, TURKANA, Kenya, Sept 3 – Sitting outside a tiny manyatta in a village called Lomeliku in Kalapata location of Turkana County, we meet Kaler Uyereng, an elderly man probably in his 80s.
For the last two months, he has had nothing to eat or drink.
Kaler lives with his wife Achuka. Both are weak and hardly have the energy to walk and search for food.
“We have not received any food. It is now two months,” Achuka tells us as she covers her face as though in shame.
The couple has been left with no option but feed on wild fruits. The drought that has affected the area is so severe that even camels have lost their resilience. Carcasses can be spotted easily.
The story of hunger and thirst is not new to this region which is extremely hot and dry. It is also an area that has recently been at the centre of controversy after the area chief reported that some people had died of hunger.
However the government denied this saying they had no records of deaths as a result of hunger.
“The situation here is bad; people are suffering a lot because there is no food. There is also a lot of charcoal burning which has led to degradation of the environment,” says a local pastor Joseph Ekitui.
Although the Kenya Red Cross was in the area two weeks ago to take food under the Kenyans for Kenya initiative which has so far collected at least Sh688million for famine relief, the local pastor says some of the centres never received food despite the urgent need.
“When they bring food, it is taken to a centre that is about seven kilometres away. The ones suffering are the old because they can’t walk that distance and even if they send young children to get the food for them, sometimes they (children) come back empty handed,” he says.
He said that the Kenyans for Kenya initiative reached only two centres in the area, leaving out seven of them. The centre where Kaler and his wife Achuka could get their ration was not reached.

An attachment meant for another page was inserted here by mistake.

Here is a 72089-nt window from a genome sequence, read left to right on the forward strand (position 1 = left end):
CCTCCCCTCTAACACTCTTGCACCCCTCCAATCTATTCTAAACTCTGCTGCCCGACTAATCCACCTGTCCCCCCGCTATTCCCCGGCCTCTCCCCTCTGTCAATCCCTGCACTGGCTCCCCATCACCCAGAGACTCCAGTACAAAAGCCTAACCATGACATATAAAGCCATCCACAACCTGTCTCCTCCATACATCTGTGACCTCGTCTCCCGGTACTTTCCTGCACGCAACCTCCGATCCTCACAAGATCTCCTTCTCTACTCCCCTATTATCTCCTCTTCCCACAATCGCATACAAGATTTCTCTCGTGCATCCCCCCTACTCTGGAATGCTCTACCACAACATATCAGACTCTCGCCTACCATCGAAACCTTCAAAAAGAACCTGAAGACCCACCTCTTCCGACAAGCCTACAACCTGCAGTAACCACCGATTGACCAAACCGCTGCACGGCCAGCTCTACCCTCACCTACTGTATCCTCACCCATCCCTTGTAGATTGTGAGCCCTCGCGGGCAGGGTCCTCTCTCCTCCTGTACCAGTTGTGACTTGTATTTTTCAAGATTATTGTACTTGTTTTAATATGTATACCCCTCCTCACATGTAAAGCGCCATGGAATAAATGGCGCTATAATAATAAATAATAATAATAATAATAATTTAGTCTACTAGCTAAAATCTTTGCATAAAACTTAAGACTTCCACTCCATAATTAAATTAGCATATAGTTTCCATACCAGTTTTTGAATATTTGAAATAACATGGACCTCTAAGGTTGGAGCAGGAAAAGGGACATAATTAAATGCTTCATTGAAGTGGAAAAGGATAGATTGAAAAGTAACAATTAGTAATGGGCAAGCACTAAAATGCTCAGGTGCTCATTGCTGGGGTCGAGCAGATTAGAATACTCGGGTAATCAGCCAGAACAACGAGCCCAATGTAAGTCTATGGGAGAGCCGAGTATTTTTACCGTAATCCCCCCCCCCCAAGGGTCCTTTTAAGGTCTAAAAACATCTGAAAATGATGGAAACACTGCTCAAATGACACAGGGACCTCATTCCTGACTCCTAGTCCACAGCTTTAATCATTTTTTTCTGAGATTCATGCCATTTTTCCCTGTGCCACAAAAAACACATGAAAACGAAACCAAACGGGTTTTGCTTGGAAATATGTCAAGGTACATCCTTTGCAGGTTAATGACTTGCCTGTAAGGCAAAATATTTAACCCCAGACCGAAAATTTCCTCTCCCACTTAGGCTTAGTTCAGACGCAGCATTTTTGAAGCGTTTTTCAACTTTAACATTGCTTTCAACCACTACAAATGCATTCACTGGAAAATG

However the Kenya Red Cross Society (KRCS) says in the initiative, they targeted the most vulnerable population like children under five years, malnourished people, lactating and expectant mothers, elderly, the sick and school going children.
“We can’t reach everybody of course but we have reached a majority of our target group. The general food distribution is done by the government, we are there as an emergency,” KRCS Communications Manager Nelly Muluka says.
At Kalapata Primary School, the situation is different.
Although schools have closed, children come in as usual so as to benefit from the school feeding programme. The children come in as early as 6am to have breakfast and then attend remedial classes as they wait for lunch.
“The situation here is fair. We had supply of maize and beans from the World Food Programme (WFP); we had been supplied with unimix porridge by the Kenya Red Cross and the pupils are now feeding well,” the head teacher James Kibele says.
The school has a population of 485 pupils out of whom an average of 250 go to school everyday for the feeding programme.
“Since this school is the only one that is accommodating so many pastoralist children some stay 40 to 50 kilometres away and sometimes it becomes difficult for them to come from far because there is no provision of supper,” he adds.
The feeding programme is done Monday to Friday as per the WFP guidelines.
“Getting food here is helping because there is no food at home. If there was food at home, I could not come to school,” says Elson, a class eight pupil at the school.